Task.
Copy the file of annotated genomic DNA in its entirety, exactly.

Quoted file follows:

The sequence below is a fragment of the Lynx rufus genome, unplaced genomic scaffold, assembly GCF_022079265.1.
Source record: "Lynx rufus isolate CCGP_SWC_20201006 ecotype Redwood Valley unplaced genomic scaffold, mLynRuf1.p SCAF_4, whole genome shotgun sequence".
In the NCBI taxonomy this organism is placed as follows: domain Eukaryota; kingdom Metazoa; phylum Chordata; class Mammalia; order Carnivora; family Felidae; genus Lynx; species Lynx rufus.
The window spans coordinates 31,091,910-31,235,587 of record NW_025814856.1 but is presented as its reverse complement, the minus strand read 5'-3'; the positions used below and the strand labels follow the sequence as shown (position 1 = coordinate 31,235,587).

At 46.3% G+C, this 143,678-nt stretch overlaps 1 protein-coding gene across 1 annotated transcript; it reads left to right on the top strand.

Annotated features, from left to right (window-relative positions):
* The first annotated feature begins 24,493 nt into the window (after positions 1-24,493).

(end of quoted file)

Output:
The sequence below is a fragment of the Lynx rufus genome, unplaced genomic scaffold, assembly GCF_022079265.1.
Source record: "Lynx rufus isolate CCGP_SWC_20201006 ecotype Redwood Valley unplaced genomic scaffold, mLynRuf1.p SCAF_4, whole genome shotgun sequence".
In the NCBI taxonomy this organism is placed as follows: domain Eukaryota; kingdom Metazoa; phylum Chordata; class Mammalia; order Carnivora; family Felidae; genus Lynx; species Lynx rufus.
The window spans coordinates 31,091,910-31,235,587 of record NW_025814856.1 but is presented as its reverse complement, the minus strand read 5'-3'; the positions used below and the strand labels follow the sequence as shown (position 1 = coordinate 31,235,587).

At 46.3% G+C, this 143,678-nt stretch overlaps 1 protein-coding gene across 1 annotated transcript; it reads left to right on the top strand.

Annotated features, from left to right (window-relative positions):
* The first annotated feature begins 24,493 nt into the window (after positions 1-24,493).